A recent study conducted by researchers at University of South California found out out why chronic stress worsens Alzheimer's disease, according to ANI.
The study, which was published in the Journal of the Federation of American Societies for Experimental Biology, discovered how the gene RCAN1 can enhance the progression of dementia-related diseases.
Kelvin Davies, the James E Birren Chair at USC Davis School of Gerontology and professor of Molecular Biology, observed rats, more specifically, their brain function and found that mental stresses caused higher levels of the gene RCAN1, which leads to neurodegenerative diseases.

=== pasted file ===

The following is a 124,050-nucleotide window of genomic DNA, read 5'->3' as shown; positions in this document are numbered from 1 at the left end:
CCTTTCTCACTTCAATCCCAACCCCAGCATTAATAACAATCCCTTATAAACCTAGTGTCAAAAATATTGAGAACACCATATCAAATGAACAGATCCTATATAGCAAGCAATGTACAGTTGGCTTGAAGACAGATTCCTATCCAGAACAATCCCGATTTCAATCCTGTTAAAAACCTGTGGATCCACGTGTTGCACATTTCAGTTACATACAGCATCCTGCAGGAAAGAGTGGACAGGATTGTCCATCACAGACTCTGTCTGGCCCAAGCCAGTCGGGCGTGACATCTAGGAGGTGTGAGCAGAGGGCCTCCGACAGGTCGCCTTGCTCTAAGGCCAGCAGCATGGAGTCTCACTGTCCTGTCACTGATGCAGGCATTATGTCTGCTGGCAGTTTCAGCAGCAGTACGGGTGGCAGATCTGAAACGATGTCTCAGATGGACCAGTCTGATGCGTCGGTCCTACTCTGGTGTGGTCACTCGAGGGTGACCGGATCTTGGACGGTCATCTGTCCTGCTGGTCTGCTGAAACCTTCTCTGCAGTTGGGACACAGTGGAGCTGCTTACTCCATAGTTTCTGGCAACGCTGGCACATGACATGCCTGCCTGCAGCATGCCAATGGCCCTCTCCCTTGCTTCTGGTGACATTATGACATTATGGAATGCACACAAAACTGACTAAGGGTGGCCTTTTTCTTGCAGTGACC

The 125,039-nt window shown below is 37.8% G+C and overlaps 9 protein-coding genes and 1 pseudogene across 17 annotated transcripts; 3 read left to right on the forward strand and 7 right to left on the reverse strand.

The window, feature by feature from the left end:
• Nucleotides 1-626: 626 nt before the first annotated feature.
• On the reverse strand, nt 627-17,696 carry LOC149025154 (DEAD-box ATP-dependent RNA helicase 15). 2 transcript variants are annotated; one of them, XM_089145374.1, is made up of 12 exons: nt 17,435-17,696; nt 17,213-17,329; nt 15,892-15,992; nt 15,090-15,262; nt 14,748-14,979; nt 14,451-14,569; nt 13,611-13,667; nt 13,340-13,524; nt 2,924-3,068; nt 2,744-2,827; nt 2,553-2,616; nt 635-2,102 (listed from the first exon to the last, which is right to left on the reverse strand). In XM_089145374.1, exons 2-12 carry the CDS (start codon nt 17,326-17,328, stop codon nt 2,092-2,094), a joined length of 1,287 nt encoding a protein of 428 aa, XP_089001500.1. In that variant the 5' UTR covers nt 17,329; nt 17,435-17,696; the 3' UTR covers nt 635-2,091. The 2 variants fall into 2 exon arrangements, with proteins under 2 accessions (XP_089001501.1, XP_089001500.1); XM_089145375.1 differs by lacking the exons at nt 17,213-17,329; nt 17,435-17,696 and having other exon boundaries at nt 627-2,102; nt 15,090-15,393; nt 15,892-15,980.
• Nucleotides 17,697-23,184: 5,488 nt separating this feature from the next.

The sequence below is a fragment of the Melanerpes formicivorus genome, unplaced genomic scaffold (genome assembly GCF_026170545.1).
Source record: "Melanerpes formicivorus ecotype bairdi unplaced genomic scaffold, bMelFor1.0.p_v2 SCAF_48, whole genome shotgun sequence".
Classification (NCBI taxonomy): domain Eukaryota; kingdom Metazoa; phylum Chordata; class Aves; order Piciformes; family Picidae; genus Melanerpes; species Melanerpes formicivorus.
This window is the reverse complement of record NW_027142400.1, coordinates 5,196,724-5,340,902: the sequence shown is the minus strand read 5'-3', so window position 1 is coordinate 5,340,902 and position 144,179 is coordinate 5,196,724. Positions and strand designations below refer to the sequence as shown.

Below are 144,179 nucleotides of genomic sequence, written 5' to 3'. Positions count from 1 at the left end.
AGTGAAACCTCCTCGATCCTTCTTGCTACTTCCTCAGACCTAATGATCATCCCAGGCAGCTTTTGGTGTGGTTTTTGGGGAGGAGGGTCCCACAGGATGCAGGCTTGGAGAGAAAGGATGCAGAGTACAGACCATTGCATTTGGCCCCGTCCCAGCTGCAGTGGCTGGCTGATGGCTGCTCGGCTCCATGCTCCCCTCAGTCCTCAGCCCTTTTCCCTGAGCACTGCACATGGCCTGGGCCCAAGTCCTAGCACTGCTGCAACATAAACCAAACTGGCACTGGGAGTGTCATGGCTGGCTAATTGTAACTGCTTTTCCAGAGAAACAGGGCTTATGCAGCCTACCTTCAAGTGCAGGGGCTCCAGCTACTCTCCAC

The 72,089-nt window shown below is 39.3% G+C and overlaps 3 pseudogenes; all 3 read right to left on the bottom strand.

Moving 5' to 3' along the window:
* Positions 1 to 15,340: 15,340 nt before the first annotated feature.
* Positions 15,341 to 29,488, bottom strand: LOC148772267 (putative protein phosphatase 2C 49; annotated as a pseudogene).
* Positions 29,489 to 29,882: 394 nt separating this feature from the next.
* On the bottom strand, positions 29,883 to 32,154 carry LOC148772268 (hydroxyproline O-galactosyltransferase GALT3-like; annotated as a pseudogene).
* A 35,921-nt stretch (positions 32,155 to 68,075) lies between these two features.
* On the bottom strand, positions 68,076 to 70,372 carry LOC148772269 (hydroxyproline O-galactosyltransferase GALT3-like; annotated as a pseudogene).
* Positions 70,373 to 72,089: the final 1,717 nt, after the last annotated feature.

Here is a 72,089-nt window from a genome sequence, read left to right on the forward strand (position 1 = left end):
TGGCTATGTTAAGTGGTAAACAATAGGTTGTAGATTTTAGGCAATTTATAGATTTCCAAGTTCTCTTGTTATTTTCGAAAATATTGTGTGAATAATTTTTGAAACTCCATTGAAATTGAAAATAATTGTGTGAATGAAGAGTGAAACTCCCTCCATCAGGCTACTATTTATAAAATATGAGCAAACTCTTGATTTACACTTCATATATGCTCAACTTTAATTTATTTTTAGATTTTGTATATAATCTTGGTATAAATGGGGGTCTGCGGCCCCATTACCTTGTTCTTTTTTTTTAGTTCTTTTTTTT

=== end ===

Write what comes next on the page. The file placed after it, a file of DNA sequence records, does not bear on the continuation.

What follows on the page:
Davies discussed previous research as well, pointing out that Alzheimer's also develops due to excess of amyloid beta peptide and tau hyperphosphorylation. "Both are clearly important, and RCAN1 could be the link," Davies said.
There are more than five million Americans who suffer from Alzheimer's disease, according to the Alzheimer's Association. It is a disease that affects the cognitive abilities, and as patients get worse, they are put into assisted living facilities or provided with home care so they can be continually monitored.